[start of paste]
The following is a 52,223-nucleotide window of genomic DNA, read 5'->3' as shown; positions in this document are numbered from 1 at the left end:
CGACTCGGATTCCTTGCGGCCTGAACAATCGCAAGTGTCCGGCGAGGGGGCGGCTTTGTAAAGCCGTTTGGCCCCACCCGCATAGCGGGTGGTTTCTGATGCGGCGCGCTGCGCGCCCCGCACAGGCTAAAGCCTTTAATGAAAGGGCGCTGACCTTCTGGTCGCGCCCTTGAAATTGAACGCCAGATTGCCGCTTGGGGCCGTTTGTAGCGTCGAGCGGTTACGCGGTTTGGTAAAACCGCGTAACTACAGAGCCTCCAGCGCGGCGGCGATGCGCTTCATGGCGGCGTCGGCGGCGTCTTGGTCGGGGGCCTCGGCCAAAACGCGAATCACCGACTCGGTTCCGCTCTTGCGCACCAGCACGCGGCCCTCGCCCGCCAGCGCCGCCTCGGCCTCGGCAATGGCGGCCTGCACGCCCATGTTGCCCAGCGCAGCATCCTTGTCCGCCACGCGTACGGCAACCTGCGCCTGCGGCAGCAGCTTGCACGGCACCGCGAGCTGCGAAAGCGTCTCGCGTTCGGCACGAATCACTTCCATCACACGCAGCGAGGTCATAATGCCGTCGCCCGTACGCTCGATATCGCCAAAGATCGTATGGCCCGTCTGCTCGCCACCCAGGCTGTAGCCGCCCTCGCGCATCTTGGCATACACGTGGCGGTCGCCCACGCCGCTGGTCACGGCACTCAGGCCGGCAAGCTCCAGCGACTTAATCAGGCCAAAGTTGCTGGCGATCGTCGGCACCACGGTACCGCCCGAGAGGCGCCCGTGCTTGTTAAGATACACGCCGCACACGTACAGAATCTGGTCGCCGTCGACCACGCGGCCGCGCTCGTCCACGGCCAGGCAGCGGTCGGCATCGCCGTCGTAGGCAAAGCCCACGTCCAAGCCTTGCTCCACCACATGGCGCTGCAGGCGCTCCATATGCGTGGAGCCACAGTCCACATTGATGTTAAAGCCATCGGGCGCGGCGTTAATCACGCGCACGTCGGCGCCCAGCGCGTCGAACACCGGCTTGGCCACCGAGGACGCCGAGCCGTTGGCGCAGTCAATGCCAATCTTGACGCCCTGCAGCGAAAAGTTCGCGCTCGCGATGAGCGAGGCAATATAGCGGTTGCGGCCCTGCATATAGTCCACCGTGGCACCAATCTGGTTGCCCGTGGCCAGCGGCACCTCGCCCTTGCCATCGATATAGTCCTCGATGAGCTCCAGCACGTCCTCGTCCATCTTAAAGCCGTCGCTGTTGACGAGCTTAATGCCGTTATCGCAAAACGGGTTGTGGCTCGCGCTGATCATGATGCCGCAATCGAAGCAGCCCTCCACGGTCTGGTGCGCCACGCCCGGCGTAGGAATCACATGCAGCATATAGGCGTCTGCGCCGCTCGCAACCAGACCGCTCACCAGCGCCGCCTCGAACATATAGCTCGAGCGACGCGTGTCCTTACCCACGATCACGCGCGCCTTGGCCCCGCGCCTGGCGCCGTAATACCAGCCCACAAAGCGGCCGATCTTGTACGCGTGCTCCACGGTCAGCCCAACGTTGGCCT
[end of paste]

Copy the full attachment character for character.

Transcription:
The following is a 52,223-nucleotide window of genomic DNA, read 5'->3' as shown; positions in this document are numbered from 1 at the left end:
CGACTCGGATTCCTTGCGGCCTGAACAATCGCAAGTGTCCGGCGAGGGGGCGGCTTTGTAAAGCCGTTTGGCCCCACCCGCATAGCGGGTGGTTTCTGATGCGGCGCGCTGCGCGCCCCGCACAGGCTAAAGCCTTTAATGAAAGGGCGCTGACCTTCTGGTCGCGCCCTTGAAATTGAACGCCAGATTGCCGCTTGGGGCCGTTTGTAGCGTCGAGCGGTTACGCGGTTTGGTAAAACCGCGTAACTACAGAGCCTCCAGCGCGGCGGCGATGCGCTTCATGGCGGCGTCGGCGGCGTCTTGGTCGGGGGCCTCGGCCAAAACGCGAATCACCGACTCGGTTCCGCTCTTGCGCACCAGCACGCGGCCCTCGCCCGCCAGCGCCGCCTCGGCCTCGGCAATGGCGGCCTGCACGCCCATGTTGCCCAGCGCAGCATCCTTGTCCGCCACGCGTACGGCAACCTGCGCCTGCGGCAGCAGCTTGCACGGCACCGCGAGCTGCGAAAGCGTCTCGCGTTCGGCACGAATCACTTCCATCACACGCAGCGAGGTCATAATGCCGTCGCCCGTACGCTCGATATCGCCAAAGATCGTATGGCCCGTCTGCTCGCCACCCAGGCTGTAGCCGCCCTCGCGCATCTTGGCATACACGTGGCGGTCGCCCACGCCGCTGGTCACGGCACTCAGGCCGGCAAGCTCCAGCGACTTAATCAGGCCAAAGTTGCTGGCGATCGTCGGCACCACGGTACCGCCCGAGAGGCGCCCGTGCTTGTTAAGATACACGCCGCACACGTACAGAATCTGGTCGCCGTCGACCACGCGGCCGCGCTCGTCCACGGCCAGGCAGCGGTCGGCATCGCCGTCGTAGGCAAAGCCCACGTCCAAGCCTTGCTCCACCACATGGCGCTGCAGGCGCTCCATATGCGTGGAGCCACAGTCCACATTGATGTTAAAGCCATCGGGCGCGGCGTTAATCACGCGCACGTCGGCGCCCAGCGCGTCGAACACCGGCTTGGCCACCGAGGACGCCGAGCCGTTGGCGCAGTCAATGCCAATCTTGACGCCCTGCAGCGAAAAGTTCGCGCTCGCGATGAGCGAGGCAATATAGCGGTTGCGGCCCTGCATATAGTCCACCGTGGCACCAATCTGGTTGCCCGTGGCCAGCGGCACCTCGCCCTTGCCATCGATATAGTCCTCGATGAGCTCCAGCACGTCCTCGTCCATCTTAAAGCCGTCGCTGTTGACGAGCTTAATGCCGTTATCGCAAAACGGGTTGTGGCTCGCGCTGATCATGATGCCGCAATCGAAGCAGCCCTCCACGGTCTGGTGCGCCACGCCCGGCGTAGGAATCACATGCAGCATATAGGCGTCTGCGCCGCTCGCAACCAGACCGCTCACCAGCGCCGCCTCGAACATATAGCTCGAGCGACGCGTGTCCTTACCCACGATCACGCGCGCCTTGGCCCCGCGCCTGGCGCCGTAATACCAGCCCACAAAGCGGCCGATCTTGTACGCGTGCTCCACGGTCAGCCCAACGTTGGCCT